The Xultun scribe’s chamber, with A, B, and C showing the locations of the calculations.
In a small closet-like chamber off a central plaza of the ancient Mayan city of Xultun, a scribe once sat with a paintbrush in hand.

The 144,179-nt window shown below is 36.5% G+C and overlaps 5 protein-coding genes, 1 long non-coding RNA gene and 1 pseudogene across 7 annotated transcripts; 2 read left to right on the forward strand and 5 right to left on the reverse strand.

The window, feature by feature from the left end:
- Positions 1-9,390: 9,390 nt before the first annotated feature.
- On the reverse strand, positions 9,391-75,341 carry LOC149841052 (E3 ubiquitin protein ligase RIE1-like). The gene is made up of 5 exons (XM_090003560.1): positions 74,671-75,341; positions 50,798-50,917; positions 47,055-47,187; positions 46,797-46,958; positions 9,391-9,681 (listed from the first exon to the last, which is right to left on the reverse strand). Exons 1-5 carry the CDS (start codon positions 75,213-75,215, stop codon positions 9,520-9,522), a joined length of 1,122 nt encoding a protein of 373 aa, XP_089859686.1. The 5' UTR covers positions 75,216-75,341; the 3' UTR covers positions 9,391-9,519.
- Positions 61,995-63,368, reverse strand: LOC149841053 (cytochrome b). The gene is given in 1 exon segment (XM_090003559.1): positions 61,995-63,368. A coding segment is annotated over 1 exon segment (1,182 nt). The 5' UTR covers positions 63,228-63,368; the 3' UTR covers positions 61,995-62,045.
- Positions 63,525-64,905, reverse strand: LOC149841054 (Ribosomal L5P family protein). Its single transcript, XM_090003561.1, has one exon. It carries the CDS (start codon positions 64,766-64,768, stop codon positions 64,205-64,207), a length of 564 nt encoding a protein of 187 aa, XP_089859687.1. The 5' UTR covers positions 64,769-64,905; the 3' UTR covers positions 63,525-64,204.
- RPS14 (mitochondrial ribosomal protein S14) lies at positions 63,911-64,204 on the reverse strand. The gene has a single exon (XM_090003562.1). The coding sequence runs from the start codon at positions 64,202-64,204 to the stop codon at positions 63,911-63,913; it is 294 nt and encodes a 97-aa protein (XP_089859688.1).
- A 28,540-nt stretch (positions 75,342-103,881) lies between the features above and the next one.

On the north walls of the room, he painted an apparent self-portrait, facing a figure with an elaborate headdress, perhaps a ruler. But on adjacent walls, he and his successors, starting in about 800 C.E., painted and inscribed various astrological calculations. They are very similar to those found in the Dresden Codex, one of the most famous extant Mayan books, which contains numerous astrological and ritualistic cycles and is thought to have been copied from older books sometime between the 11th and 15th centuries. The markings on the scribe’s walls in Xultun, unveiled last week in a paper in Science, represent the earliest known depictions of some of these calculations.